A fishing gear is the tool with which aquatic resources are captured, whereas the fishing method is how the gear is used. Gear also includes harvesting organisms when no particular gear (tool) is involved. Furthermore, the same fishing gear can be used in different ways. A common way to classify fishing gear and methods is based on the principles of how the fish or other prey are captured and, to a lesser extent, on the gear construction.
The FAO defines and classifies the main categories of fishing gear as follows:
- Bottom trawl nets (includes beam; otter and pair trawls).
- Midwater trawl nets (includes otter and pair trawls).
- Surrounding nets (includes purse seines).
- Seine nets (includes beach seines; boat; Scottish/Danish seines).
- Lift nets.
- Falling gears (includes cast nets).
- Gillnets and entangling nets (includes set and drifting gillnets; trammel nets)
- Traps (includes pots, stow or bag nets; fixed traps)
- Hooks and lines (includes handlines; pole and lines; set or drifting longlines; trolling lines)
- Grappling and wounding gears (includes harpoons, spears, arrows, etc).
- Stupefying devices.
Trawling is the most common commercial fishing method used in New Zealand waters. It is generally used for deep-water fisheries like orange roughy, hoki, ling, hake and squid. A fishing boat tows a large net behind it, sometimes in the middle of the water, and sometimes on the sea floor. Sometimes two fishing boats might tow a big net together.
Seining (pron: “sayning”) involves dropping a net to surround and trap a school of fish. There are two types of seining – Danish seining, which is used to catch fish near the bottom of the sea, and purse seining, which is used to catch fish near the surface.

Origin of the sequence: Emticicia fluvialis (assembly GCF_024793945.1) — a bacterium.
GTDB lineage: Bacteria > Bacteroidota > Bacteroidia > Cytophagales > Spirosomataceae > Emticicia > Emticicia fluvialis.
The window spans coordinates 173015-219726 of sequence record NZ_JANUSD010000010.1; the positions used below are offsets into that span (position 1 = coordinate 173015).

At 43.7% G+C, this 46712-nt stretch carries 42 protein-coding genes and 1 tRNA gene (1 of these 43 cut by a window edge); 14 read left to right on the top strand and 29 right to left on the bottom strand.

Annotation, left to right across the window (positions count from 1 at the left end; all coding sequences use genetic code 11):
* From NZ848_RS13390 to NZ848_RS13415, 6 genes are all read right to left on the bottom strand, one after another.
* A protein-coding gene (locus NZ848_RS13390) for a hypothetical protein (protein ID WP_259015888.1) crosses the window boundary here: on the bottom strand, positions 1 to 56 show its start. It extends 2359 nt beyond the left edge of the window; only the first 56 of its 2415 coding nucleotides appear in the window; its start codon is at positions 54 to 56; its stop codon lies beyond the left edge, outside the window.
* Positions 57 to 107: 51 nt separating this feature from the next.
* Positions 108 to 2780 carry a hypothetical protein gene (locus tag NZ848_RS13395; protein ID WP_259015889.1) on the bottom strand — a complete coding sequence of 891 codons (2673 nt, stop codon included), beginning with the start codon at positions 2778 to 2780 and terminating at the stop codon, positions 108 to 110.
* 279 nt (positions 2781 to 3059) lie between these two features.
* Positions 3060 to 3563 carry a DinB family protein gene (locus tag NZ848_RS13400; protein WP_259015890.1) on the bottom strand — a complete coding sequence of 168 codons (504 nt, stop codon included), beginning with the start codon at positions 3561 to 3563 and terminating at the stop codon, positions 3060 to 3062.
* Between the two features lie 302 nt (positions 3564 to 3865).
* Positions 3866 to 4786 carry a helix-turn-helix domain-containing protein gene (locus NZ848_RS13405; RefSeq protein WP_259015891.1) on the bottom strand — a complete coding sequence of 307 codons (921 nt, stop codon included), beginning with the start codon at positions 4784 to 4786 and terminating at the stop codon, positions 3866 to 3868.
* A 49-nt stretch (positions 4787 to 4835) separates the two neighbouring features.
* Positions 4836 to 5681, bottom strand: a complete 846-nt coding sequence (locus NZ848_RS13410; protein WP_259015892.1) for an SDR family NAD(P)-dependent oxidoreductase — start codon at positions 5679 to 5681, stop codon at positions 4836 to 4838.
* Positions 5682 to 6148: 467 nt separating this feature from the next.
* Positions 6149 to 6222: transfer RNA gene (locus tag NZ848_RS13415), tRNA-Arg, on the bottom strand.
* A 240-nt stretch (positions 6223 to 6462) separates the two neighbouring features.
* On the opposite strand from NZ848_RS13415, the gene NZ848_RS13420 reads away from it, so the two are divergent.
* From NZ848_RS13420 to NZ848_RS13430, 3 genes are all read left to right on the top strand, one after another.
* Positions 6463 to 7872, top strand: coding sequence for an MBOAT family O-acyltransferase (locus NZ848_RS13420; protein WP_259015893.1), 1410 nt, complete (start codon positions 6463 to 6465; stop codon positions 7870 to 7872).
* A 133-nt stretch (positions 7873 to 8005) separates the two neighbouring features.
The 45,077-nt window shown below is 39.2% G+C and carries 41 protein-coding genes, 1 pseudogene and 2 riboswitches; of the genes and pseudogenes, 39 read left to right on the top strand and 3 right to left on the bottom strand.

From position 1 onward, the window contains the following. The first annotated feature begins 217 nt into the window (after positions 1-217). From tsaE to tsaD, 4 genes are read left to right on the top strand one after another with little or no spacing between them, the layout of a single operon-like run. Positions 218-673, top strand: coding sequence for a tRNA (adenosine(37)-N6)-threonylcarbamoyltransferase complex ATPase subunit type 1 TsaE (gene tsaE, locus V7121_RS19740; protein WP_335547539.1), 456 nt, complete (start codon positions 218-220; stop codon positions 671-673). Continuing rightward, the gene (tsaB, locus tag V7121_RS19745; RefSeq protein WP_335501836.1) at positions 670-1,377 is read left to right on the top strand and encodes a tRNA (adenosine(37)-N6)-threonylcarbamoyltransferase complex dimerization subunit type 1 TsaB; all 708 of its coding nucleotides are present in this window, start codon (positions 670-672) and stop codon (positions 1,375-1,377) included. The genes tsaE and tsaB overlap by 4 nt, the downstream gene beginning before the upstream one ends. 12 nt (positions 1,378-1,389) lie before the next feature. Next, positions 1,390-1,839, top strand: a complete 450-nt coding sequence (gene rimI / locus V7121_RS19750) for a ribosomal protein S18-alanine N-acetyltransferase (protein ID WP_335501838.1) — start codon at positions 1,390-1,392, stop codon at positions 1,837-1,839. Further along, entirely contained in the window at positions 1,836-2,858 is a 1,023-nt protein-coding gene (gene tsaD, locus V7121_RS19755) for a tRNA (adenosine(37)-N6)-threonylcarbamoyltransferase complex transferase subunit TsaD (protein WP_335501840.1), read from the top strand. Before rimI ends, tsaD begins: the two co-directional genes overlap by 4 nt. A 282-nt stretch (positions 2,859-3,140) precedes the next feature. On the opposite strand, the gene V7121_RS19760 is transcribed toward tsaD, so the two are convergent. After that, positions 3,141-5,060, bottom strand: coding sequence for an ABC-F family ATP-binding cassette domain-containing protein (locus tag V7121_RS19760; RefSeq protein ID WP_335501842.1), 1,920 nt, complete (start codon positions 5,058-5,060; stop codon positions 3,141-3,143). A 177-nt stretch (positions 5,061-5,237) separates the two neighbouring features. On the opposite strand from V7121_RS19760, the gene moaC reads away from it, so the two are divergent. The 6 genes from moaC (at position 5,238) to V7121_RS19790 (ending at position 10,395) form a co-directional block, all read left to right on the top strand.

Dredging is used to gather scallops and oysters from shallow water. A fishing boat tows a steel net (dredge) along the sea floor, and the net scrapes up all the shellfish living there.
The most common line fishing methods are hand-lines and long-lines.
Hand-lines are mainly used by recreational fishers. A hand-line is a single fishing line, usually attached to a rod, and held by hand.
Long-lines have a main fishing line, with lots of shorter lines hanging off it. The shorter lines have bait and hooks attached to them. The main line is anchored at each end, and floats stop the line from sinking.
Line fishing doesn’t bruise or damage the fish as much as net fishing, but you can’t catch as many fish as quickly on a line as you can in a net.
There are many kinds of fishing nets, but usually they are long, narrow and flat with weights at the bottom edge and floats at the top so that the net hangs down into the sea like a wall, and fish swim into it and get caught in its mesh.
The most common type of netting used by recreational fishers is set netting. Commercial fishers also use set netting to catch some types of fish, like flounder and butterfish. Set netting involves setting a net halfway down or near the bottom of the sea, and leaving it there for fish to swim into.
A pot-like trap that is attached to a long rope is baited with fish and dropped from a fishing boat. The rope is marked with floats so that the fisher can easily find the line when they want to haul up the pot again. Potting is used to catch rock lobster and blue cod.
Diving Some commercial and recreational fishers dive for paua, scallops, and rock lobster. You are only allowed to go snorkelling for paua (not scuba diving)
There are many different ways to catch a fish, and before you go fishing, you should decide what kind of fishing you want to do. Some of the things you need to think about are:
- Where you want to fish, and if there are any closed areas there.
- What kind of fish you want to catch.
- What the rules are for catching that kind of fish.
- The weather and sea conditions.
- The type of boat and/or gear that you will need.
It should be noted that with many fishing methods there are associated environmental impacts and issues. To find out more about these click here